Considerations for a Spin-out Company
What is a spin-out company and why choose to create one?
A spin-out is a new business entity formed to commercialize one or more related inventions. Forming a spin-out company is an alternative to licensing the IP to an established business. A few key factors when considering a spin-out company are:
- development risk (often companies in established industries are unwilling to take the risk)
- development costs versus investment return (can the investors obtain their needed rates of return)
- potential for multiple products or services from the same technology (few companies survive on one product alone)
- sufficiently large competitive advantage and target market
- potential revenues sufficient to sustain and grow a company
UCC Innovation can help evaluate these and other factors.
Who decides whether to form a spin-out?
The choice to establish a new company for commercializing IP is a joint decision made by UCC Innovation and the inventors. If a new business spin-out is chosen as the preferred commercialisation path, your assigned Commercialisation Case Manager and UCC Innovation’s Spinout Manager will assist you in planning and executing the process. These staff members act as business formation consultants, providing hands-on assistance and access to UCC and outside resources.
What assistance and resources are available to the inventor?
The Spinout Manager serves as coach, advisor, resource locator and project planner to help fill the gap between the technology and the formation of a spin-out. This may include locating prospective management talent, developing a funding strategy, making introductions to probable investors, reviewing business plans, and engaging experts to work on key gating issues. Our Spinout Manager can also draw upon an extensive network of resources and experience to assist you.
UCC Innovation has also established the Sprint Accelerator Programme, run by GatewayUCC, our incubation service. Sprint is a support for the pipeline of Spin-Out and Researcher-Led start-ups seeking accommodation in the GatewayUCC Incubation Centre. Each participating company is assigned a dedicated mentor and at the end of the accelerator, participants have a business plan and road map strategy for their 1st year, combined with a network of entrepreneurial supports.
What role does an inventor usually play in a company?
UCC academic staff typically serve as technology consultants, advisors or in some other technical developmental capacity. Rarely do academic staff choose to leave the UCC and join the spin-out. In many cases, the academic staff role is suggested by the spin-out investors and management team who identify the best role based on the inventor’s expertise and interests. As the company matures, and additional investment is required, the inventor’s role may change. Staff involvement of any kind in a spin-out is also reviewed under UCC’s Conflict of Interest policy. Student inventors and post-docs may choose to join the spin-out upon graduation but rarely have the experience or business skills to serve as the company’s sole management.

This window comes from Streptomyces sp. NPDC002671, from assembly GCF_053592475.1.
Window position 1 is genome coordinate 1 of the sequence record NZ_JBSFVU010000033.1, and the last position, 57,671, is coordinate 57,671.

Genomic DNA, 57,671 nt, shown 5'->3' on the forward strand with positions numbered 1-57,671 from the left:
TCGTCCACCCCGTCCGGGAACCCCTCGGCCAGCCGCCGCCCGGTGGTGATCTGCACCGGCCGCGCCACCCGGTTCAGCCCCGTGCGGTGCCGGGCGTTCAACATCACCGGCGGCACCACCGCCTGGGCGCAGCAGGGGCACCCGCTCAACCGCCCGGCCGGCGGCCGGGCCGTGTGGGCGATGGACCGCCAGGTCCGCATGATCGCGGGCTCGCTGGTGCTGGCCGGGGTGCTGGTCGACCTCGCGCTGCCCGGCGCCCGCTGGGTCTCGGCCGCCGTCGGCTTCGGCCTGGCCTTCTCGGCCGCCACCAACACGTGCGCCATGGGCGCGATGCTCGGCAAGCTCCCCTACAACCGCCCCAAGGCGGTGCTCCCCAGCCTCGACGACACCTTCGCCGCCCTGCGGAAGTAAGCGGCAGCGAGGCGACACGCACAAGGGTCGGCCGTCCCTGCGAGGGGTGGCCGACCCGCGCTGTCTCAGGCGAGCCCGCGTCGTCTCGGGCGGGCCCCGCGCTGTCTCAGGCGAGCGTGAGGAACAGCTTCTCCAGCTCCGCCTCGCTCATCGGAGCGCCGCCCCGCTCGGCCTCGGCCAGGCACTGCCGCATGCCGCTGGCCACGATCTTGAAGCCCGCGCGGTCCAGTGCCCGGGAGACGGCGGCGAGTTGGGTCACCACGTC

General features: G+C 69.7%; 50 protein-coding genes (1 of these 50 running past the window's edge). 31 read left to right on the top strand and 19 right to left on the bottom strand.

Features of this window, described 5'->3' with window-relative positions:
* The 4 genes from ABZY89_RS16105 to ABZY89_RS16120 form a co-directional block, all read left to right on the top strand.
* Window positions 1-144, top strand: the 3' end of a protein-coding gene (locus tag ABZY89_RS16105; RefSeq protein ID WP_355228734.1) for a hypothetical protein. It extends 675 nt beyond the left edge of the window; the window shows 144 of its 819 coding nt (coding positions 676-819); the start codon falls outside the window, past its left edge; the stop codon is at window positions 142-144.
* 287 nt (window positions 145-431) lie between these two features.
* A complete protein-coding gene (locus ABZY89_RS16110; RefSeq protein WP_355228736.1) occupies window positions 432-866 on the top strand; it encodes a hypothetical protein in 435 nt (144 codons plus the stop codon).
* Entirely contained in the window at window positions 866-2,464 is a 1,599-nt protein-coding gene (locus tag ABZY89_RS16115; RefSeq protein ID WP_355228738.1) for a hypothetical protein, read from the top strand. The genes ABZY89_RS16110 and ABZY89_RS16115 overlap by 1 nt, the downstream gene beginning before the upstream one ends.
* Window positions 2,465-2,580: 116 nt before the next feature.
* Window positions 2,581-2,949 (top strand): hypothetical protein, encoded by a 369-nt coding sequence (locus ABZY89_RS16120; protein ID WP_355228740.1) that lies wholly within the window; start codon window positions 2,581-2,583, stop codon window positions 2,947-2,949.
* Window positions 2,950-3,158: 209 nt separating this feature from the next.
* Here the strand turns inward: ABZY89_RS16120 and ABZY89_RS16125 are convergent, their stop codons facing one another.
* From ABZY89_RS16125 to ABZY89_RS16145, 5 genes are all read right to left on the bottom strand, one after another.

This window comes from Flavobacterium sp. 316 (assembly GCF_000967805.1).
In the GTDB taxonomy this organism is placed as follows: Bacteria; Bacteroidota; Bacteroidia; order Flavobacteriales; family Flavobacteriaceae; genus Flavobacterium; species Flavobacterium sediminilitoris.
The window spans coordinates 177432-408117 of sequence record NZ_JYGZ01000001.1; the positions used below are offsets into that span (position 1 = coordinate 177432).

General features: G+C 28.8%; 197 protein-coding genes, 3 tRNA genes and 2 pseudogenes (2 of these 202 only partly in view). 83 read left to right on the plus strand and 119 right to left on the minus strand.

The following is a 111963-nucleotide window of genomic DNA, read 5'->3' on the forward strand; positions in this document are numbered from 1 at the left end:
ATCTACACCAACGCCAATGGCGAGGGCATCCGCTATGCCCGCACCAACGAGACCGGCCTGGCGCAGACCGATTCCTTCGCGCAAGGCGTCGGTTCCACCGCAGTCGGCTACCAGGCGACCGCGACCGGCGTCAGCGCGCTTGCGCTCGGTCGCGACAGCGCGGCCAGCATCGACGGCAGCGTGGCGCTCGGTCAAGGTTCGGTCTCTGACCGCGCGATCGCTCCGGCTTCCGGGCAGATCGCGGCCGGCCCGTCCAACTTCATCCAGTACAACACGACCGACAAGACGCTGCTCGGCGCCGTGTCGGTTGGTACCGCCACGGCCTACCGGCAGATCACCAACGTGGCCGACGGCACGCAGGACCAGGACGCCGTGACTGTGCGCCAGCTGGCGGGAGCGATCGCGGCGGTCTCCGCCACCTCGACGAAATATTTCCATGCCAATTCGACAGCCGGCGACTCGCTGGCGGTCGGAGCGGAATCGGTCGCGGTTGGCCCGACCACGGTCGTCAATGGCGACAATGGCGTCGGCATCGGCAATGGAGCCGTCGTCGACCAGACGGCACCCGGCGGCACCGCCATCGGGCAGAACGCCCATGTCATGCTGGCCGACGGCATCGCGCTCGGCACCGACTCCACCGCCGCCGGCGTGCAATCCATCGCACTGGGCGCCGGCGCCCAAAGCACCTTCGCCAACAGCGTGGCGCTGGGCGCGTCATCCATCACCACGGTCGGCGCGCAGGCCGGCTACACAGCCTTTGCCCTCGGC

How much of my time and effort will it take?
Starting a company requires a considerable amount of time and effort. Until the spin-out team is identified and engaged, the research team members will need to champion the formation effort. After the team is in place, effort is required for investor discussions, formal responsibilities in or with the company, and UCC processes such as conflict of interest reviews.
Can UCC accept equity in the company?
UCC can accept equity as part of the financial terms of the license. Equity may be substituted for other cash considerations that are often difficult for spin-outs. It is also a way for UCC to share some of the risk associated with the spin-outs.
Will UCC pay for incorporating a spin-out company?
No. As a separate entity, the spin-out should pay for its own legal matters, including all business incorporation matters and licensing expenses.
What legal assistance is needed in creating a spin-out?
In addition to legal counsel, the spin-out may have its own intellectual property counsel to assist with its patent strategy, especially if the company will be involved in a patent-rich area. The spin-out’s legal and IP counsel must be separate from UCC’s, though it is advisable and recommended that the corporate IP Counsel and the UCC Patent agent coordinate activities. Also, it is wise for inventors to have agreements regarding their roles with the spin-out reviewed by their own counsel to ensure that all personal ramifications—including taxation and liabilities—are clearly understood.